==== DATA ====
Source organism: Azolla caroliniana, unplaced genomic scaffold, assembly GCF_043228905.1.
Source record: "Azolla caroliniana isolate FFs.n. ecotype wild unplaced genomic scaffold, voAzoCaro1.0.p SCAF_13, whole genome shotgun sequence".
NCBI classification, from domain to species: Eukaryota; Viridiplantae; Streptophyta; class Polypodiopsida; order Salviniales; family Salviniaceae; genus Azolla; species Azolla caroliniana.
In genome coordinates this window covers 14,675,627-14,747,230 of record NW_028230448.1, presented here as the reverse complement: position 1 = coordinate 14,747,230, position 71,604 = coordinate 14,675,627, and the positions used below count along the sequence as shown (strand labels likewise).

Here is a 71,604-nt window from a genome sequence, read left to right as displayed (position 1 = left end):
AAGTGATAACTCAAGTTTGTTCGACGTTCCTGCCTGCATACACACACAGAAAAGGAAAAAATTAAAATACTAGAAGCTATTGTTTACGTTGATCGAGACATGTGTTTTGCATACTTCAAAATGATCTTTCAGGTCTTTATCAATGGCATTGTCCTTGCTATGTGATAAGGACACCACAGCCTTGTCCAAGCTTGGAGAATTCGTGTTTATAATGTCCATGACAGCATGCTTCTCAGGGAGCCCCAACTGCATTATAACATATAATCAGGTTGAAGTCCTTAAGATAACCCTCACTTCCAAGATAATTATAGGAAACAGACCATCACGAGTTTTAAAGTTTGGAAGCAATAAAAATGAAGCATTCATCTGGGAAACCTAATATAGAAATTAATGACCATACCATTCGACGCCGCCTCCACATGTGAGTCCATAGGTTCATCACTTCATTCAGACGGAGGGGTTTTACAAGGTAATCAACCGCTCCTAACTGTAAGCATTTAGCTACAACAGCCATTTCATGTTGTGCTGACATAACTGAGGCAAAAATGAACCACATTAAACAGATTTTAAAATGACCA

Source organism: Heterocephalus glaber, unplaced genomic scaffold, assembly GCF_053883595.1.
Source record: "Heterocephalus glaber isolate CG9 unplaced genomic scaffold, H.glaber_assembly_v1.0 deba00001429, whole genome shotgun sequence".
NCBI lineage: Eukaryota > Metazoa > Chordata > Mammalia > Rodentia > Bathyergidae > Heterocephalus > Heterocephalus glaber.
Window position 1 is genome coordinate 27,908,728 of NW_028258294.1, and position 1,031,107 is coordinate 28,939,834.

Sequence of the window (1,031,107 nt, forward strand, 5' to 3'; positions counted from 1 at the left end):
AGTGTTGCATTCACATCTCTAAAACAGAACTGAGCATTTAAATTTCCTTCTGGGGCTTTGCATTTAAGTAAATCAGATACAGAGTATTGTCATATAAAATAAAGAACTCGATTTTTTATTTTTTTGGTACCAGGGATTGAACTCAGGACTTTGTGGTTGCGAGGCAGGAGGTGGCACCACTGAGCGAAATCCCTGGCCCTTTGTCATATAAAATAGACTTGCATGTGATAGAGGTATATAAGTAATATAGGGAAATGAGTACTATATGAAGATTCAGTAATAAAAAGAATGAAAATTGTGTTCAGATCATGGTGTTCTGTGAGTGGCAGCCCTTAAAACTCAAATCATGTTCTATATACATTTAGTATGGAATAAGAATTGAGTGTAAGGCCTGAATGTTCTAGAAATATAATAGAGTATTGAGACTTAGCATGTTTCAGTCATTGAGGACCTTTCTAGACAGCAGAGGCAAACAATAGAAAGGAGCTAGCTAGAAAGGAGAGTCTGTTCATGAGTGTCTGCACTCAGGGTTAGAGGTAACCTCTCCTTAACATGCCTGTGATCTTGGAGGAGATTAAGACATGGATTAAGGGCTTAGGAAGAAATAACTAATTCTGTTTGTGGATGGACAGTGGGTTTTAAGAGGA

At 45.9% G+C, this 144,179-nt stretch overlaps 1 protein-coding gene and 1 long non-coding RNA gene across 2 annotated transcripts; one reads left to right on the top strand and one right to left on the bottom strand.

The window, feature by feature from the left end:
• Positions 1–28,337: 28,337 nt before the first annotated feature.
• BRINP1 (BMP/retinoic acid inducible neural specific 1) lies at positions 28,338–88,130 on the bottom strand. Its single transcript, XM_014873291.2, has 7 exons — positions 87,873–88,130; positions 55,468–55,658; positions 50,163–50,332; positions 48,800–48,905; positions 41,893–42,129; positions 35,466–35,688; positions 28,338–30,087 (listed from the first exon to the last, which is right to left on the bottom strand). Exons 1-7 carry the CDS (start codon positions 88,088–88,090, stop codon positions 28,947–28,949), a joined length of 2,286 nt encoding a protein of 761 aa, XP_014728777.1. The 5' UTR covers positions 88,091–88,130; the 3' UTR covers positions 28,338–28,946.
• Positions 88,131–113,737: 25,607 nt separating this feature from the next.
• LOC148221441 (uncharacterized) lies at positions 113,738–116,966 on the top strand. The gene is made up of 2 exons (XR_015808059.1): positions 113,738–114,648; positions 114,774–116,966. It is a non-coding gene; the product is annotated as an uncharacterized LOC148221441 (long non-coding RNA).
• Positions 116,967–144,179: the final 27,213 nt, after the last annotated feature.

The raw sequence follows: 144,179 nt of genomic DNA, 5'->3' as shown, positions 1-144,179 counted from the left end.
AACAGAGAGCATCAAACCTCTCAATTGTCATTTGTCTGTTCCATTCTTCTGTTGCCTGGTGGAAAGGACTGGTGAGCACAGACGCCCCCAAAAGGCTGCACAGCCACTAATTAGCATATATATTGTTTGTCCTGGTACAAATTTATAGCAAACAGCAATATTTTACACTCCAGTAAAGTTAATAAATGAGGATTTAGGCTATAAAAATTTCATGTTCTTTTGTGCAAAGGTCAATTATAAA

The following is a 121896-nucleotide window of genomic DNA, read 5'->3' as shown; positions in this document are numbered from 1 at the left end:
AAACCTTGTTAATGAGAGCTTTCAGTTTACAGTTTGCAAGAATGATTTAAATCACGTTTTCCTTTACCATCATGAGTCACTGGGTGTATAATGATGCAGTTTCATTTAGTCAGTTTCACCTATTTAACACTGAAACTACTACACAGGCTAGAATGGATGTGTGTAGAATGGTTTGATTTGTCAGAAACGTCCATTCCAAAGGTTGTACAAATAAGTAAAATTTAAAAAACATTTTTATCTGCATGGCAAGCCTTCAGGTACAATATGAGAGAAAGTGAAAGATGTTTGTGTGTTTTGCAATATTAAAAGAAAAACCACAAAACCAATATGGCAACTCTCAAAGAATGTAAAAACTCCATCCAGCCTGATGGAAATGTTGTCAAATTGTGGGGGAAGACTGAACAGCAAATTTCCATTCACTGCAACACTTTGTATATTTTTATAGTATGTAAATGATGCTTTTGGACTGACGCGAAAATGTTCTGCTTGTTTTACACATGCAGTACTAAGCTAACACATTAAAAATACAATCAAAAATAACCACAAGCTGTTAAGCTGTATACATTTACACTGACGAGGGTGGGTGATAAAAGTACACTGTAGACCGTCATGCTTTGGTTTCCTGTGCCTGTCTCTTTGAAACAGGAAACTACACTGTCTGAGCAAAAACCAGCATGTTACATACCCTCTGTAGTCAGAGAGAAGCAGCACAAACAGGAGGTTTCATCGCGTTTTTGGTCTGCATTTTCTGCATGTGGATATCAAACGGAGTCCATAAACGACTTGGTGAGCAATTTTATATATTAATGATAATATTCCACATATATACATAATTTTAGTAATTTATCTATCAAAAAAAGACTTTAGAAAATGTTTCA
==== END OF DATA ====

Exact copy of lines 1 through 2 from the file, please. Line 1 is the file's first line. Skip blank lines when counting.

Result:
Source organism: Azolla caroliniana, unplaced genomic scaffold, assembly GCF_043228905.1.
Source record: "Azolla caroliniana isolate FFs.n. ecotype wild unplaced genomic scaffold, voAzoCaro1.0.p SCAF_13, whole genome shotgun sequence".